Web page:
Today's Guest Blogger is frequent TV contributor, Bob Iaccino from TraderOutlook.com. Iaccino will try to take a stab at teaching us about the importance of risk management in the Forex markets.You can also see Bob's recently released video series, charting his trading methods and successes. Make sure you comment below with any questions you have for Bob.
Position traders are suffering a little bit, both short and long term in the Forex market right now. Even scalpers are feeling the sort of chop they haven’t felt recently because of the lack of “trend/congestion, trend/congestion” that has been the consistent general nature of the Forex markets. When the economy is in a particular phase such as recession, growth, or even depression, we’ll see the Forex markets trending. However, the direction of the trend doesn’t ultimately matter. They’ll trend for a period of time, and then they’ll pause and move sideways.
I've asked Bob Iaccino from TraderOutlook.com to come back and give us a short article on "The Psychology of Loss" as a LOT of people have recently dealt with it. Bob's written two previous articles which you can find through this link. Please enjoy the article and visit Bob's site TraderOutlook.com for more great info.
At TraderOutlook.com we spend most of our time educating our clients in our technical trading models. We give specific levels for entry, profit and stop loss and spend a much smaller amount of our time on trading psychology. Trading psychology may, however, be the most important part of the equation and the most important part of trading psychology is the psychology of loss. Continue reading "The Psychology of Loss"→
Today I’d like everyone to welcome Bob Iaccino fromTraderOutlook.com. Some of you might reconognize the name, and that’s because Bob is a frequent contributor on CNBC, CNBC Asia, Bloomberg Television, Bloomberg Radio, CNN, CNN International, Fox News, and several other media outlets as a special guest analyst. Yeah he’s all over the place and he knows what he’s talking about.
All traders pick and entry point for a trade and once the trade is made, they look for a spot to get out. Most also identify a stop-loss level. The good traders have a target level they are looking to exit at, or a time frame in which to take the trade off. Not many however, use “2-target trades” very regularly. We use them quite often, looking to catch larger moves. Here’s why you should too.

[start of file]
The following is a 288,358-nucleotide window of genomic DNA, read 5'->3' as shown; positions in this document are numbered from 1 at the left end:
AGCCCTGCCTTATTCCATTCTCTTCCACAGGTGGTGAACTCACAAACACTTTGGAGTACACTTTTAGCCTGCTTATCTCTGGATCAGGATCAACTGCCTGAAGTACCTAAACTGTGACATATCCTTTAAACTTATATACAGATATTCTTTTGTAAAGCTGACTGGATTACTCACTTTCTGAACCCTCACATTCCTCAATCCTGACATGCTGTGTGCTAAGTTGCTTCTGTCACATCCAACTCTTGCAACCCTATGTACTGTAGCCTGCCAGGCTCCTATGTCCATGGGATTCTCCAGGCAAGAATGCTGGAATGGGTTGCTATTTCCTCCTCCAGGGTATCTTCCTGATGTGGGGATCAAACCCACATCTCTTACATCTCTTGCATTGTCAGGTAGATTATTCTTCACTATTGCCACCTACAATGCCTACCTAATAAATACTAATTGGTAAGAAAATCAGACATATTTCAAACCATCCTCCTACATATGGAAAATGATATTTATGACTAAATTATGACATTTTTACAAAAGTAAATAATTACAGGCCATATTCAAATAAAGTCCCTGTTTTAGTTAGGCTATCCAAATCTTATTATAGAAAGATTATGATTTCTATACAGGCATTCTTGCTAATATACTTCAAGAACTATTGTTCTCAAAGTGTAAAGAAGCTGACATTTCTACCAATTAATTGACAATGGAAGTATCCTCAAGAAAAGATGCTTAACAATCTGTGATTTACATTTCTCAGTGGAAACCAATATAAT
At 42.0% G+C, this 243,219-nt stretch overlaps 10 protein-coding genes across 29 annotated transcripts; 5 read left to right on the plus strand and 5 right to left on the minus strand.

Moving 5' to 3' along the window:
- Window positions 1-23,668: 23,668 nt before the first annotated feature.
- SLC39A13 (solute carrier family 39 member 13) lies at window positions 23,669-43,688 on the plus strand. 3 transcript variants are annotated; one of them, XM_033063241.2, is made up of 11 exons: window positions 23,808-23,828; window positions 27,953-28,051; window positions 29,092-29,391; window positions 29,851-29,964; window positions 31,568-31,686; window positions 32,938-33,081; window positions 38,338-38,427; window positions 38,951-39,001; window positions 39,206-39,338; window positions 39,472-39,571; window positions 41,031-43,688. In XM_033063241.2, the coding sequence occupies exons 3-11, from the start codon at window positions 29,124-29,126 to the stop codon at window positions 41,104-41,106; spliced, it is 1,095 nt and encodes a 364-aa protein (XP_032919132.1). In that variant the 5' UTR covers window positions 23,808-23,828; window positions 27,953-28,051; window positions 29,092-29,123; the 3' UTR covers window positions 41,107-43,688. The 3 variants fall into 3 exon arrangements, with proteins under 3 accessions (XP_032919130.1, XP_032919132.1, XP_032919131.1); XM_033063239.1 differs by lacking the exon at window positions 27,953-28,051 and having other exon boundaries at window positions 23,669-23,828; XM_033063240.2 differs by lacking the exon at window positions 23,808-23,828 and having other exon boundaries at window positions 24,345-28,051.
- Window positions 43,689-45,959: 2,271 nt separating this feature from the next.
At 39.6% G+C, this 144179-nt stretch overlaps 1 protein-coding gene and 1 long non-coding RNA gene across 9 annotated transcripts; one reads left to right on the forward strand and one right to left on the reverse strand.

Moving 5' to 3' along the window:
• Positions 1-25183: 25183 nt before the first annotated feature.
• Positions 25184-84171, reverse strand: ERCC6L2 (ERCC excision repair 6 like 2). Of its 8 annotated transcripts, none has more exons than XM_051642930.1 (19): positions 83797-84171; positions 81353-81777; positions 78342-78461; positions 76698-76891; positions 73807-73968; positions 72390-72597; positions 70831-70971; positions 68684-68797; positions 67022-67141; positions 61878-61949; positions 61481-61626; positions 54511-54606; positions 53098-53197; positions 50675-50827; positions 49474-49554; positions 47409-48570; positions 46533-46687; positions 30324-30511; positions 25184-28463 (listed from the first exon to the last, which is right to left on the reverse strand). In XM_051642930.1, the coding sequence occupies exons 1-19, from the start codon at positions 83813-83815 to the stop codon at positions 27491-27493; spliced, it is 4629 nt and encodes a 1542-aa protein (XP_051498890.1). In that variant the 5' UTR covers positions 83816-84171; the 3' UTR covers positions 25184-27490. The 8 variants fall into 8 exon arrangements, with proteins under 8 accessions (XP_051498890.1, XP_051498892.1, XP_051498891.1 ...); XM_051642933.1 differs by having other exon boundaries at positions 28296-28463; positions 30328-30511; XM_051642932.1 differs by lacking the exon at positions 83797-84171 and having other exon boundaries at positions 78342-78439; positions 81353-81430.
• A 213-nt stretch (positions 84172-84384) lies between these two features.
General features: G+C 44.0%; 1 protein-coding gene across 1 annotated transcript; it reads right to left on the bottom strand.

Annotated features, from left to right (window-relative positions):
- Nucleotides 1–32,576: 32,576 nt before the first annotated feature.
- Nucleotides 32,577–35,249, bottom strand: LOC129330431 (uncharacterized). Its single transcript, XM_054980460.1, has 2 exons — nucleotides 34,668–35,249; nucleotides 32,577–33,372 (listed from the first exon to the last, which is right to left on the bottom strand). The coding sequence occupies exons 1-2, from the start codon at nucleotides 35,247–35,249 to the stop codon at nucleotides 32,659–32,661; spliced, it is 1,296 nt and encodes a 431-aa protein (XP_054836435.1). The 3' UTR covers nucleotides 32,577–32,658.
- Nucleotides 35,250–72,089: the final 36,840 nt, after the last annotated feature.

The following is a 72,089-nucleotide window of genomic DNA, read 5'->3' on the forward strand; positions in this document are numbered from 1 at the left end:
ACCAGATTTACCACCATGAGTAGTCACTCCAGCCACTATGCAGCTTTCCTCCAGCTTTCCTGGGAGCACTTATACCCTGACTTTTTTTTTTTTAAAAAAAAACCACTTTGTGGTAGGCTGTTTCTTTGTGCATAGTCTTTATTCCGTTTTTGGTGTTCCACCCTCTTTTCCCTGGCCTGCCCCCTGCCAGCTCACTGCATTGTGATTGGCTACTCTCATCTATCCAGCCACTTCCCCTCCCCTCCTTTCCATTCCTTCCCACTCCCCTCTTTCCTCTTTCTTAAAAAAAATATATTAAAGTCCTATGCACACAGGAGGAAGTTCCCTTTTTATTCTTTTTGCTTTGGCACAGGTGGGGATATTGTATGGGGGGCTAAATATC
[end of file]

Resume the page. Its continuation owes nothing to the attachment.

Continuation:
2-target trades can also be defined as scaling into a position, but the main difference is that the trade scale is pre-planned in ½ trade increments and only when the trade is going in our favor. The levels are planned very specifically based on the risk/reward profile. 2-target trades are simple and can help eliminate some of the fear of putting on trades that have distant targets or longer timeframes. In the chart below, we have a recent EUR/USD trade that we discussed in our morning broadcast.
I think we've all been there...we've made a trade, we're happy with that trade, and yet our reasoning behind the trade was wrong! Today I'd like everyone to welcome Bob Iaccino from TraderOutlook.com. Some of you might reconognize the name, and that's because Bob is a frequent contributor on CNBC, CNBC Asia, Bloomberg Television, Bloomberg Radio, CNN, CNN International, Fox News, and several other media outlets as a special guest analyst. Yeah he's all over the place and he knows what he's talking about.
I remember one of the smartest human beings I’ve ever mentored, in my 15 years in the markets, explaining a trade he wanted to place. Let’s call him “Neal.” Neal told me that the Fed needed to raise rates immediately and he was piling up long USD. Well, the rate rise never came, but he made $1oK on his position anyway. The market was pricing in a larger rate rise in the future. He then prances around my trading room like a show horse, talking about how he was right for taking such a large long position. I walked over to him and proceeded to tell him that we were taking the money out of his account. “What?! Why?!” exclaimed Neal. “Because you were wrong. You said the Fed was going to raise rates immediately and they didn’t,” I told him, “so you have to give the money back.”